Contribution of personal characteristics and interview training to the effectiveness of college student mental health workers

Judith A. Kramer, Julian Rappaport, Edward Seidman

Research output: Contribution to journalArticle

Abstract

Peer ratings made during a structured small group interaction (using the Group Assessment of Interpersonal Traits) were used to select participants from a pool of 103 female undergraduates who had volunteered for a human service practicum. Participants with the 32 highest and 30 lowest scores on behavioral measures of empathy, warmth, and openness (therapeutic talent) were randomly assigned to 3 training conditions: problem-solving interviewing, diagnostic interviewing, or no training. Each participant then served as an understanding listener in a problem-focused dyadic interview. Ratings made by interviewees and by 2 independent, objective raters were higher for those initially selected as having high therapeutic talent. Those noted as high in therapeutic talent also performed better as measured by objective behavioral ratings of the content of their interview statements. There were no systematic training effects. The implications of these results for the selection and training of nonprofessional mental health workers are discussed. (33 ref) (PsycINFO Database Record (c) 2006 APA, all rights reserved).

Original languageEnglish (US)
Pages (from-to)344-351
Number of pages8
JournalJournal of Counseling Psychology
Volume26
Issue number4
DOIs
StatePublished - Jan 1 1979

Fingerprint

Aptitude
Mental Health
Interviews
Students
Therapeutics

Keywords

  • empathy & warmth & openness & training in problem solving vs diagnostic interviewing, ratings of effectiveness, college student mental health workers

ASJC Scopus subject areas

  • Social Psychology
  • Clinical Psychology
  • Psychiatry and Mental health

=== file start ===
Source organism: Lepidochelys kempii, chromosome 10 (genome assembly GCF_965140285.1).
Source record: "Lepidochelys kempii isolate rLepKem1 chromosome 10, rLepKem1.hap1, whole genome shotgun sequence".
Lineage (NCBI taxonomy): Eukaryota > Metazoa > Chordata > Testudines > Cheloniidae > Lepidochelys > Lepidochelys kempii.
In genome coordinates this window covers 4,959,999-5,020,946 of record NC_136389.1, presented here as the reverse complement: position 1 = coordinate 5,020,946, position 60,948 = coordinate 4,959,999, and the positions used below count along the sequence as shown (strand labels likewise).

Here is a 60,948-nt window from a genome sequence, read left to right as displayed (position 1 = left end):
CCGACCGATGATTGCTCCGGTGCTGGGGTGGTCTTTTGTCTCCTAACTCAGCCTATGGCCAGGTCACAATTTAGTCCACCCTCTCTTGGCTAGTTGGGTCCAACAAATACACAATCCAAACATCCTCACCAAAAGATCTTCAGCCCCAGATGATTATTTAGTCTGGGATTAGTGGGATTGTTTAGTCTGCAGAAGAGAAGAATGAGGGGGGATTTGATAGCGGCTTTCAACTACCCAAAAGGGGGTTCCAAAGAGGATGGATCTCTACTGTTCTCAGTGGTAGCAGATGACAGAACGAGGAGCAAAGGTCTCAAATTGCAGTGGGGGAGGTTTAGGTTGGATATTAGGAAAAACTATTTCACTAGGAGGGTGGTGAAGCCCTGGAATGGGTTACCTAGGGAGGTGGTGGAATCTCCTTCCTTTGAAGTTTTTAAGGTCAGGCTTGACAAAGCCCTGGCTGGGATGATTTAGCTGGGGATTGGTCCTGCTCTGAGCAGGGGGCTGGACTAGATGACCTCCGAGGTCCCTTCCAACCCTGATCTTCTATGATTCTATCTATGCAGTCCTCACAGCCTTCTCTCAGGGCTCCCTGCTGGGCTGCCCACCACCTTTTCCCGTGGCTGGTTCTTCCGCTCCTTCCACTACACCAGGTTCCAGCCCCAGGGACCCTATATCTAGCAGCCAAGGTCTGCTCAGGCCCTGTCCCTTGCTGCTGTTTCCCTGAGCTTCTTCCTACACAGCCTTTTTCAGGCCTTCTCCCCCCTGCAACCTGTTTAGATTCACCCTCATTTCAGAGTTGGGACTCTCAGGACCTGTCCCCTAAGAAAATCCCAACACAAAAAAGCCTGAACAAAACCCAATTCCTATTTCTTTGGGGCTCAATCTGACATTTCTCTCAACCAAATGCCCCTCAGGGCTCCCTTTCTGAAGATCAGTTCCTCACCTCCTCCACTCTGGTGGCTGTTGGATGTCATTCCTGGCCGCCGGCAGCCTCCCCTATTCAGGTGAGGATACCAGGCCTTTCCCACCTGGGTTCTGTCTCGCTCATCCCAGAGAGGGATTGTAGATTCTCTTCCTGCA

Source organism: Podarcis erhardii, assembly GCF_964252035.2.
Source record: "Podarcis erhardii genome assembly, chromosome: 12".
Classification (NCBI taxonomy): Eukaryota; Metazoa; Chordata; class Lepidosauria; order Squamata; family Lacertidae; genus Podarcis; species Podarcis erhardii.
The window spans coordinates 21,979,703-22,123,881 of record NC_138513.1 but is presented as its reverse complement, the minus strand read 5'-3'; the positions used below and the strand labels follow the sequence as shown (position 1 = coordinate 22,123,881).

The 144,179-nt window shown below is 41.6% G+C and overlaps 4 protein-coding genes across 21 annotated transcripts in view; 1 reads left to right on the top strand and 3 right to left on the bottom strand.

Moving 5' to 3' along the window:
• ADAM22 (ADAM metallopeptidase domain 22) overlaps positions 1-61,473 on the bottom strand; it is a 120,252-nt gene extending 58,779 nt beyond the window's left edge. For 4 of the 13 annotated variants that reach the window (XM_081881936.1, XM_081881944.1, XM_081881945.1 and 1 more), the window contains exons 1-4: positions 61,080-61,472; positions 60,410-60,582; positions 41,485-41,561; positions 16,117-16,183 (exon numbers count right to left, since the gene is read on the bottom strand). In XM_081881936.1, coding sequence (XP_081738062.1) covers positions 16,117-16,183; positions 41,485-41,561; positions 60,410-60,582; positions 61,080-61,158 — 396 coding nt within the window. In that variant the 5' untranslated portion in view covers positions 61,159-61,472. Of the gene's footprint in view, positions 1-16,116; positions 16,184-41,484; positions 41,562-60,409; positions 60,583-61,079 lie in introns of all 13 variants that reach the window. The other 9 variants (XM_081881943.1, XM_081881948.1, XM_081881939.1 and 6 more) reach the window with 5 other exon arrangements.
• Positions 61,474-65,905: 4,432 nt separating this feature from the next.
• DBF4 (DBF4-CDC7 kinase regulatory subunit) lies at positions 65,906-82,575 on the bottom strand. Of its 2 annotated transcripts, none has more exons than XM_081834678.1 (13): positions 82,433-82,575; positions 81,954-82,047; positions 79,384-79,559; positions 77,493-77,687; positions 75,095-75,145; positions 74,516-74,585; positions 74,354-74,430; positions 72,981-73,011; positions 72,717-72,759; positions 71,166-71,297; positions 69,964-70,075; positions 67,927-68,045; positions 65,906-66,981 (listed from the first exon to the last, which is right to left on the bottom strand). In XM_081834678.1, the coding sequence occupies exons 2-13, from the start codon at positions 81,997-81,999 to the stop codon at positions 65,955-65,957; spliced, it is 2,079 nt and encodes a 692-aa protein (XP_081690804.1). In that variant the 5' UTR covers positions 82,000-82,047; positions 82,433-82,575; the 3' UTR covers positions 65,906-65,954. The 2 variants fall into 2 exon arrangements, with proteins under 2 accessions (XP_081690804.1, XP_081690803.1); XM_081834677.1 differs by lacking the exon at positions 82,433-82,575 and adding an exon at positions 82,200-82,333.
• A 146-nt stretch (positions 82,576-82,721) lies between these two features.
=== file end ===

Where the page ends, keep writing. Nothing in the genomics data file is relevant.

Cite this

Contribution of personal characteristics and interview training to the effectiveness of college student mental health workers. / Kramer, Judith A.; Rappaport, Julian; Seidman, Edward.

In: Journal of Counseling Psychology, Vol. 26, No. 4, 01.01.1979, p. 344-351.

Research output: Contribution to journalArticle

@article{223dfcc188d84628b4030d5f2859b788,
title = "Contribution of personal characteristics and interview training to the effectiveness of college student mental health workers",
abstract = "Peer ratings made during a structured small group interaction (using the Group Assessment of Interpersonal Traits) were used to select participants from a pool of 103 female undergraduates who had volunteered for a human service practicum. Participants with the 32 highest and 30 lowest scores on behavioral measures of empathy, warmth, and openness (therapeutic talent) were randomly assigned to 3 training conditions: problem-solving interviewing, diagnostic interviewing, or no training. Each participant then served as an understanding listener in a problem-focused dyadic interview. Ratings made by interviewees and by 2 independent, objective raters were higher for those initially selected as having high therapeutic talent. Those noted as high in therapeutic talent also performed better as measured by objective behavioral ratings of the content of their interview statements. There were no systematic training effects. The implications of these results for the selection and training of nonprofessional mental health workers are discussed. (33 ref) (PsycINFO Database Record (c) 2006 APA, all rights reserved).",